United States District Court, E.D. Louisiana
ORDER AND REASONS
STANWOOD R. DUVAL, Jr., District Judge.
Before the Court is a Motion for Sanctions against Dalian Suntime International Transportation Co., Ltd. ("Dalian") which motion was filed by Commercial M s Company ("CMC") (Doc. 24). CMC seeks the striking of Dalian's Answer, the entry of a default judgment on liability against Dalian, and an award of CMC'S costs and expenses incurred in preparation of this Motion, for Dalian's failure to respond to CMC's discovery request, and for its failure to respond to this Honorable Court's Order of January 21, 2015 as required by that Order.
This cargo case concerns alleged physical damage and salt water rust to a shipment of steel coils shipped in October 2012, from Bayuquan, China to New Orleans, aboard the M/V AMOY ACTION. CMC owns the cargo. CMC filed suit against various parties including Dalian who was the alleged owner and/or operator and/or charterer of the vessel and an alleged carrier of the cargo. After making its initial appearance, Dalian has failed to participate in discovery and has failed to respond to the Court's direct order to do so as explained herein.
The Court held a status conference on January 21, 2015, at which time it learned that Dalian had repeatedly refused to respond to discovery over the course of months-not only as to plaintiffs, but as to its own counsel. Dalian's then counsel informed the Court that he could not obtain Dalian's cooperation in this litigation; indeed, no correspondence had been answered by Dalian since October of 2014. As a result of this defalcation, the Court allowed counsel for Dalian to withdraw on March 17, 2015. (See Docs. 28 and 29).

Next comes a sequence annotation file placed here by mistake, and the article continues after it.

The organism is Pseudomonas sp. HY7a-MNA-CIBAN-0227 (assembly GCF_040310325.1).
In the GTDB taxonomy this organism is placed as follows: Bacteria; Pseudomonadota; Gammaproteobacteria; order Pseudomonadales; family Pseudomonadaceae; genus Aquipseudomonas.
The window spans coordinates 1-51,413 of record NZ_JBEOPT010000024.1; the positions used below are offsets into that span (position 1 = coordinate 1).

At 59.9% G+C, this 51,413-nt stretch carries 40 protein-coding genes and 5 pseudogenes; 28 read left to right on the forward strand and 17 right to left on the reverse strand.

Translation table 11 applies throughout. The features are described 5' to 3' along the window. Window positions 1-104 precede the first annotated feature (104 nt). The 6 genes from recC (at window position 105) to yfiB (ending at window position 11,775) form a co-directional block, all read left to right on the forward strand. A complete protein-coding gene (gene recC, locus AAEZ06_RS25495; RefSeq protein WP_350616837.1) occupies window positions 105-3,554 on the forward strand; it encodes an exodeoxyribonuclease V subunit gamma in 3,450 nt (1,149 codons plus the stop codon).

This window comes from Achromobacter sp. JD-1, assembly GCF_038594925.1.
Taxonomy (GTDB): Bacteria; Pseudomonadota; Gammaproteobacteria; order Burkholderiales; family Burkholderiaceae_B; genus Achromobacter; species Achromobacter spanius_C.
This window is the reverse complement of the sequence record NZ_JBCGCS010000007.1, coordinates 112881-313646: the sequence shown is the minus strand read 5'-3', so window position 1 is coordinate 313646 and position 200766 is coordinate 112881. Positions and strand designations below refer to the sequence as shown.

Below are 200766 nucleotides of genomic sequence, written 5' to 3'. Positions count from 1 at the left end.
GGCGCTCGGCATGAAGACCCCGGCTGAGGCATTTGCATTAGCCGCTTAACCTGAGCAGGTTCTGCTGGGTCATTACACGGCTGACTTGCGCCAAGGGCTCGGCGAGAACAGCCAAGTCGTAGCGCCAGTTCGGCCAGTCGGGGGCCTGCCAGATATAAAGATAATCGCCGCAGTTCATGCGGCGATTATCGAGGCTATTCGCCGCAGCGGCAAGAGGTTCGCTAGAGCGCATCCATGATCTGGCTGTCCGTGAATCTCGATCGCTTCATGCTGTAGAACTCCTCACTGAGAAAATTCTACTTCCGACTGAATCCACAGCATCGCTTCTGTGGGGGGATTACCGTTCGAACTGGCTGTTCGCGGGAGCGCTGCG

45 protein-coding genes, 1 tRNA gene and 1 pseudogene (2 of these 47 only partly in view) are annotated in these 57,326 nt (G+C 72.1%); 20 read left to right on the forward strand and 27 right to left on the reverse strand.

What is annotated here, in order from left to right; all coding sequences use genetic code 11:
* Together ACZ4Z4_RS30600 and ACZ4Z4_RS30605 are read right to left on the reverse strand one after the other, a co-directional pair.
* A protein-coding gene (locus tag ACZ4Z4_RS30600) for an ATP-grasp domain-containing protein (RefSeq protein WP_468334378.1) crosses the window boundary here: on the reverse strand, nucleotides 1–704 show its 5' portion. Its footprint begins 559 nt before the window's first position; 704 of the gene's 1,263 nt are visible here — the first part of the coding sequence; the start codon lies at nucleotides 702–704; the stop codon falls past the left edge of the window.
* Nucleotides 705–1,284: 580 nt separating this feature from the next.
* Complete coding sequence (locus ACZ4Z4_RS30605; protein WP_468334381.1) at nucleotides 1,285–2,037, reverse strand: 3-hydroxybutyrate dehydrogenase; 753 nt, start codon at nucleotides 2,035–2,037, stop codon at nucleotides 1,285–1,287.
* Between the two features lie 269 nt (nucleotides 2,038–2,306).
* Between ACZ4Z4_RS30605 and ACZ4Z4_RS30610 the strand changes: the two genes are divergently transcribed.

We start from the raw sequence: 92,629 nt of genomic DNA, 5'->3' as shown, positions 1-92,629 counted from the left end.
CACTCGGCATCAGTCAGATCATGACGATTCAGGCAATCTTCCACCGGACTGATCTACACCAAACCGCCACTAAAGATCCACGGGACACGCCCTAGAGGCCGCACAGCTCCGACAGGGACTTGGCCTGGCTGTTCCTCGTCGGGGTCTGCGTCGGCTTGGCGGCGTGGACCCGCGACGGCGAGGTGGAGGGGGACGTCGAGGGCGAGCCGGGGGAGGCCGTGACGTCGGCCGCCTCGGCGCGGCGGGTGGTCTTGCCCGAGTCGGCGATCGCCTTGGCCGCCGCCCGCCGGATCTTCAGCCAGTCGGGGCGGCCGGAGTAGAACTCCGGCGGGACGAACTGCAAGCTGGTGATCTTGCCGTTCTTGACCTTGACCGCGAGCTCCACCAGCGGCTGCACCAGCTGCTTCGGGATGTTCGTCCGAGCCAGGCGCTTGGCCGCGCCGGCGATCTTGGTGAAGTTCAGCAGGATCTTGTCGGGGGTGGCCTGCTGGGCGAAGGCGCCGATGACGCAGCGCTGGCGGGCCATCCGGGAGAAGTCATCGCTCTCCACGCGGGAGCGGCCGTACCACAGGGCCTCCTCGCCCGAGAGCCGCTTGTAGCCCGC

After the status conference, the Court ordered Dalian to answer all outstanding discovery no later than March 1, 2015, and informed Dalian that if the discovery requests were not satisfied, plaintiff would be allowed to proceed pursuant to Fed. R. Civ. Proc. 37 and/or 56 to take whatever measures it deemed necessary. On March 5, 2015, the subject motion for sanctions was filed.
Pursuant to Fed. R. Civ. Proc. 37(b)(2)(A)(vi), if a party fails to obey an order to provide or permit discovery, a court may render a default judgment against the disobedient party. In addition, pursuant to Fed. R. 37(b)(2)(C), the reasonable expenses, including the attorney's fees caused by Dalian's failure to respond are authorized. As stated in Barlow v. Realty Income Properties 17, LLC, 2014 WL 1514164, *1 (E.D.La. 2014):
The district court "has broad discretion under Rule 37(b) to fashion remedies suited to the misconduct." Pressey v. Patterson, 898 F.2d 1018, 1021 (5th Cir. 1990). This discretion, however, is limited. "[U]sually, ... a finding of bad faith or willful misconduct [is required] to support the severest remedies under Rule 37(b) striking pleadings or dismissal of a case.'" Smith [ v. & Fuller, P.A. v. Cooper Tire & Rubber Co. ] 685 F.3d [486, ] at 488.